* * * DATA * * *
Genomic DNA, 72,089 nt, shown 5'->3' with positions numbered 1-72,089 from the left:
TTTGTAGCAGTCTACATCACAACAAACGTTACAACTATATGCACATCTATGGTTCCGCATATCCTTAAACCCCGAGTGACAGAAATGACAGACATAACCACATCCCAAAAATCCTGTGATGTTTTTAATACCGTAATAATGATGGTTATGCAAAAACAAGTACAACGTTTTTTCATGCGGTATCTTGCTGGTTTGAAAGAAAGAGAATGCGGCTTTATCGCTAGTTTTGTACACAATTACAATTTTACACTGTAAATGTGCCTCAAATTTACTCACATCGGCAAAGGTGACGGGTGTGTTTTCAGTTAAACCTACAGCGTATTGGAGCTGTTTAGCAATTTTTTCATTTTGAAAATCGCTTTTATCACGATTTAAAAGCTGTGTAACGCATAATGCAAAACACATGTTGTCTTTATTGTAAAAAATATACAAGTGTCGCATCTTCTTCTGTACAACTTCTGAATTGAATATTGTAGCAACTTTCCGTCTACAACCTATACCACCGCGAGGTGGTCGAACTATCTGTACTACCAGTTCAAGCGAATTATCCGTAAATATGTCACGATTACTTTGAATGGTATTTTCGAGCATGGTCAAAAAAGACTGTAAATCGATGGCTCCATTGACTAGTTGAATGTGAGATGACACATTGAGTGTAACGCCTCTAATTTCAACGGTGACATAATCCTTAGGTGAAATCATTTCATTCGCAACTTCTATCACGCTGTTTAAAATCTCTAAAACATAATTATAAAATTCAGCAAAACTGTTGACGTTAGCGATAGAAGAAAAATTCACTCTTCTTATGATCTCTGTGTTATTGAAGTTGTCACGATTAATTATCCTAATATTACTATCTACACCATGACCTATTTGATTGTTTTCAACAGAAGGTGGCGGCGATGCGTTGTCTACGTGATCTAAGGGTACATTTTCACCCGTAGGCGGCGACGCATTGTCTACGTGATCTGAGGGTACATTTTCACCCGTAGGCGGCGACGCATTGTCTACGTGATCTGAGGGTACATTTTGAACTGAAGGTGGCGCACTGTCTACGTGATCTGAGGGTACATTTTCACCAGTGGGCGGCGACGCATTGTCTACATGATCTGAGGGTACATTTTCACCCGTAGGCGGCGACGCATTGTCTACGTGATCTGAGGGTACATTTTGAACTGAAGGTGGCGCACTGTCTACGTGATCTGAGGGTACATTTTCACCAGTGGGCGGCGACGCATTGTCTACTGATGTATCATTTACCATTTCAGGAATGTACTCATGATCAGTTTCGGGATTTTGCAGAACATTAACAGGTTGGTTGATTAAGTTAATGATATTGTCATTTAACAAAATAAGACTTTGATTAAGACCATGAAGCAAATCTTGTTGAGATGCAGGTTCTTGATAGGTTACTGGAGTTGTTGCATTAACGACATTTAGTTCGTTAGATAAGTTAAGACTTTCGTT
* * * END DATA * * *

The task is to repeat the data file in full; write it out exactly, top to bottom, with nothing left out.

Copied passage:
Genomic DNA, 72,089 nt, shown 5'->3' with positions numbered 1-72,089 from the left:
TTTGTAGCAGTCTACATCACAACAAACGTTACAACTATATGCACATCTATGGTTCCGCATATCCTTAAACCCCGAGTGACAGAAATGACAGACATAACCACATCCCAAAAATCCTGTGATGTTTTTAATACCGTAATAATGATGGTTATGCAAAAACAAGTACAACGTTTTTTCATGCGGTATCTTGCTGGTTTGAAAGAAAGAGAATGCGGCTTTATCGCTAGTTTTGTACACAATTACAATTTTACACTGTAAATGTGCCTCAAATTTACTCACATCGGCAAAGGTGACGGGTGTGTTTTCAGTTAAACCTACAGCGTATTGGAGCTGTTTAGCAATTTTTTCATTTTGAAAATCGCTTTTATCACGATTTAAAAGCTGTGTAACGCATAATGCAAAACACATGTTGTCTTTATTGTAAAAAATATACAAGTGTCGCATCTTCTTCTGTACAACTTCTGAATTGAATATTGTAGCAACTTTCCGTCTACAACCTATACCACCGCGAGGTGGTCGAACTATCTGTACTACCAGTTCAAGCGAATTATCCGTAAATATGTCACGATTACTTTGAATGGTATTTTCGAGCATGGTCAAAAAAGACTGTAAATCGATGGCTCCATTGACTAGTTGAATGTGAGATGACACATTGAGTGTAACGCCTCTAATTTCAACGGTGACATAATCCTTAGGTGAAATCATTTCATTCGCAACTTCTATCACGCTGTTTAAAATCTCTAAAACATAATTATAAAATTCAGCAAAACTGTTGACGTTAGCGATAGAAGAAAAATTCACTCTTCTTATGATCTCTGTGTTATTGAAGTTGTCACGATTAATTATCCTAATATTACTATCTACACCATGACCTATTTGATTGTTTTCAACAGAAGGTGGCGGCGATGCGTTGTCTACGTGATCTAAGGGTACATTTTCACCCGTAGGCGGCGACGCATTGTCTACGTGATCTGAGGGTACATTTTCACCCGTAGGCGGCGACGCATTGTCTACGTGATCTGAGGGTACATTTTGAACTGAAGGTGGCGCACTGTCTACGTGATCTGAGGGTACATTTTCACCAGTGGGCGGCGACGCATTGTCTACATGATCTGAGGGTACATTTTCACCCGTAGGCGGCGACGCATTGTCTACGTGATCTGAGGGTACATTTTGAACTGAAGGTGGCGCACTGTCTACGTGATCTGAGGGTACATTTTCACCAGTGGGCGGCGACGCATTGTCTACTGATGTATCATTTACCATTTCAGGAATGTACTCATGATCAGTTTCGGGATTTTGCAGAACATTAACAGGTTGGTTGATTAAGTTAATGATATTGTCATTTAACAAAATAAGACTTTGATTAAGACCATGAAGCAAATCTTGTTGAGATGCAGGTTCTTGATAGGTTACTGGAGTTGTTGCATTAACGACATTTAGTTCGTTAGATAAGTTAAGACTTTCGTT